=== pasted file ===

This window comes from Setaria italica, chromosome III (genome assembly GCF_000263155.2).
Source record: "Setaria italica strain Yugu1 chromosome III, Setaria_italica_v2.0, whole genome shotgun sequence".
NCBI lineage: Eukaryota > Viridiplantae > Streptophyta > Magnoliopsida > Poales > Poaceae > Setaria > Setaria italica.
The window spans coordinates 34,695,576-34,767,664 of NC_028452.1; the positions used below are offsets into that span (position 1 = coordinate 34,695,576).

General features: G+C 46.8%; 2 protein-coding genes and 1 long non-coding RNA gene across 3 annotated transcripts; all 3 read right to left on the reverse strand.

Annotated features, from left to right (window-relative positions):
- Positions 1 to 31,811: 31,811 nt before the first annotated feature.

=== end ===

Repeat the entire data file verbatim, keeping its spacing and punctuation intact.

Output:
This window comes from Setaria italica, chromosome III (genome assembly GCF_000263155.2).
Source record: "Setaria italica strain Yugu1 chromosome III, Setaria_italica_v2.0, whole genome shotgun sequence".
NCBI lineage: Eukaryota > Viridiplantae > Streptophyta > Magnoliopsida > Poales > Poaceae > Setaria > Setaria italica.
The window spans coordinates 34,695,576-34,767,664 of NC_028452.1; the positions used below are offsets into that span (position 1 = coordinate 34,695,576).

General features: G+C 46.8%; 2 protein-coding genes and 1 long non-coding RNA gene across 3 annotated transcripts; all 3 read right to left on the reverse strand.

Annotated features, from left to right (window-relative positions):
- Positions 1 to 31,811: 31,811 nt before the first annotated feature.